In the post about Wilson's arch, I have described a monumental building located next to it, called by Warren the Masonic Hall. After writing that post, I found more information about the hall, the thick wall next to it, and the Mikva'os behind the pier of Wilson's arch. In the next few posts, I will redescribe these places, based on this new information.
At the southern corner of the Western wall, remains of an arch can be seen. In the times of the Beis Hamikdash, this arch supported a grand staircase which led up to the Har Habayis. It is mentioned by Josephus (Antiquities 15:11:5), who writes: Now in the western quarters of the enclosure of the temple there were four gates; the first led to the king's palace, and went to a passage over the intermediate valley; two more led to the suburbs of the city; and the last led to the other part of the city, where the road descended down into the valley by a great number of steps, and thence up again by the ascent.
Around eighty meters (265 feet) away from the southern corner of the western wall, right by the southern end of the Ezras Nashim by the Kosel, a large lintel, with a blocked-up gate underneath, can be seen. The bottom of this lintel is 2398 ft. 5 in. (731 m) above sea-level. This seems to be the second of the gates which Josephus (Antiquities 15:11:5) says led to the suburbs of the city. (The gate that led over a passage to the king's palace was on top of Wilson's arch, and the road that descended to the valley by a great number of steps was the one on top of Robinson's arch, so the two suburban gates must be Warren's and Barclay's gates.) However, this statement seems slightly problematic, because it opens up straight into the city. R' Zalman Menachem Koren writes (the Beit HaMikdash, pp 146-147) that probably, there is a scribal error here, and that originally, Josephus wrote that two gates led to the Tyropoeon, (meaning that it led to the Tyropoeon valley,) and a copyist mistakenly changed it to "proesteon", which is Greek for suburbs. [You can also explain that since the road that went from in front of this gate went outside the first wall, to the area inside the second wall, (as shown here) therefore Josephus says that the gate led to the suburbs.]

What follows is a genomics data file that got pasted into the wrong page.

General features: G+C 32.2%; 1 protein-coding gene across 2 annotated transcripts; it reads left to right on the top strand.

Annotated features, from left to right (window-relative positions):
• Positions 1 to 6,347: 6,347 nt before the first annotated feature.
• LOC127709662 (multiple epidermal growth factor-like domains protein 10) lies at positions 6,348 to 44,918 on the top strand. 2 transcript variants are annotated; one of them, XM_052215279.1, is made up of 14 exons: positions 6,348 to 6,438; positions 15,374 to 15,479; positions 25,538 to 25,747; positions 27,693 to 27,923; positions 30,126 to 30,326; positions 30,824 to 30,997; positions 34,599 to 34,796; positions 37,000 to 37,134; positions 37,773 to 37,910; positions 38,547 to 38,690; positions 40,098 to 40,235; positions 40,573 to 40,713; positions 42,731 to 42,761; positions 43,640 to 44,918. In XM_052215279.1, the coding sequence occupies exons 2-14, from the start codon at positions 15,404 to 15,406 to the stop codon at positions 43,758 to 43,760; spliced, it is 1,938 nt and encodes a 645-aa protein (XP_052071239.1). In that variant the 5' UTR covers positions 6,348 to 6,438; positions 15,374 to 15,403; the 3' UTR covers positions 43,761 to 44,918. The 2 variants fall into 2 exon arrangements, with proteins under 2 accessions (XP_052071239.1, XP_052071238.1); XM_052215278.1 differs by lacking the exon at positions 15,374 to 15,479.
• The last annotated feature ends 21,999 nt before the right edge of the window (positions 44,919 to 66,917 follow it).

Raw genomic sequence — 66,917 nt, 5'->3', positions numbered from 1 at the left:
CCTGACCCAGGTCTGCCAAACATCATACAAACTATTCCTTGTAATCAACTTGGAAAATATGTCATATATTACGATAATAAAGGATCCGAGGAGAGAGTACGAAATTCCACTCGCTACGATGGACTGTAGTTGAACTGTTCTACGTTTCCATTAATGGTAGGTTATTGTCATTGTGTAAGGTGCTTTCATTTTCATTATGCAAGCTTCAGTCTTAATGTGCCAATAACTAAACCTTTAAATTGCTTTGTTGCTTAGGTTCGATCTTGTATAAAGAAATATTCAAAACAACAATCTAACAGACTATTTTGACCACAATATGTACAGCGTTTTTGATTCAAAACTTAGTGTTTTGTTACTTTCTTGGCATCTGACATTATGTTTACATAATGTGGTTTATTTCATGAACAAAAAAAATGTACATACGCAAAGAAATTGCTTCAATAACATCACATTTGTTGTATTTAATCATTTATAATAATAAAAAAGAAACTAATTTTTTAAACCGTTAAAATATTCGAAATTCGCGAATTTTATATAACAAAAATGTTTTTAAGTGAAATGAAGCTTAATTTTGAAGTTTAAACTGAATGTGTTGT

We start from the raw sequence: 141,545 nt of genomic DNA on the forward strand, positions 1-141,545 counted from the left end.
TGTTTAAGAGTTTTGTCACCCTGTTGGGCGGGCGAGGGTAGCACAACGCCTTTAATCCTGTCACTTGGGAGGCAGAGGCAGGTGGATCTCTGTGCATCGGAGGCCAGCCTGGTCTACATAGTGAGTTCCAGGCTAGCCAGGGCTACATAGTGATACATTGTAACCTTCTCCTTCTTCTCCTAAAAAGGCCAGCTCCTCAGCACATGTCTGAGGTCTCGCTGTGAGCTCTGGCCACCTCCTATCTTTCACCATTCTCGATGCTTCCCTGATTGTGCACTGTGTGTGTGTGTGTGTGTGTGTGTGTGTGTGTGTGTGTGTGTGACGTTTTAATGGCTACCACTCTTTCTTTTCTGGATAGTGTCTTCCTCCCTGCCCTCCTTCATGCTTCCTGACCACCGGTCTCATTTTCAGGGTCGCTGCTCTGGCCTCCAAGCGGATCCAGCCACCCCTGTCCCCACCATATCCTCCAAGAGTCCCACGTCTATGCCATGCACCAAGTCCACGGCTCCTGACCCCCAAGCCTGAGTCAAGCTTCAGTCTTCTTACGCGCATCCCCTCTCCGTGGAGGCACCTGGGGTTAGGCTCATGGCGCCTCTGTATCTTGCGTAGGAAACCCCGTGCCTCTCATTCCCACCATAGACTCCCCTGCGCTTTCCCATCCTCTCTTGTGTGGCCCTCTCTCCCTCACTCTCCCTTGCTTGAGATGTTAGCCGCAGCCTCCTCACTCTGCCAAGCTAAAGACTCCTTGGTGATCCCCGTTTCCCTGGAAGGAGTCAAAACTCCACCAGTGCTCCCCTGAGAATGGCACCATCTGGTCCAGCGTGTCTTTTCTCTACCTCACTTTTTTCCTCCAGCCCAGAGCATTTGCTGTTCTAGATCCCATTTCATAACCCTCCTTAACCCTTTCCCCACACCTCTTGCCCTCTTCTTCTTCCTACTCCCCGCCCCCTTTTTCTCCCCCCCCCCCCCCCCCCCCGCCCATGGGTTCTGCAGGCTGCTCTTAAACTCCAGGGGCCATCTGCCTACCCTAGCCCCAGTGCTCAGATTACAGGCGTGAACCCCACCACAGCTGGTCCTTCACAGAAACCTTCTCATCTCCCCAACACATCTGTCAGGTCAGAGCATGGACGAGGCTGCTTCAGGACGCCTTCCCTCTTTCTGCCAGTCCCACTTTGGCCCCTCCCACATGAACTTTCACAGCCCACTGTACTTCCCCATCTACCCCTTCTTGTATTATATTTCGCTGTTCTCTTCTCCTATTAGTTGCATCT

Around thirty meters to the south of Wilson's arch is the Kosel Plaza, where we daven. This section is 58 meters long. In a previous post I have theorized that the reason we daven specifically here is because the inner part of this wall is from Shlomo Hamelech's Har Habayis. (There are various sources (אלה מסעי עמוד ה-ו, מסעות א"י ע' 147, ליקוטים הביאו הב"ח או"ח סי' תקס"א) that say that the Kosel is from Shlomo Hamelech's times, and its foundations were built by Dovid Hamelech. However, this raises a question, because in the east wall of the Har Habayis we see stones from that time, and they are a different style, they are less smooth. Also, we do not see a seam in the western wall, where the original wall and Hurdus's wall would've met, like we see in the eastern wall. However, if we say that the outer stones that we see are actually Herodian, but there are more stones behind from the time of the first Beis Hamikdash, these questions get answered.
I have added sixteen pictures of the third Beis Hamikdash, as well as a new map of it.
My name is Mendel Lewis.
Hashem said to Yechezkel, "Its reading in the Torah is as great as its building. Go and say it to them, and they will occupy themselves to read the form of it in the Torah. And in reward for its reading, that they occupy themselves to read about it, I count it for them as if they were occupied with the building of it. (Tanchuma tzav 14)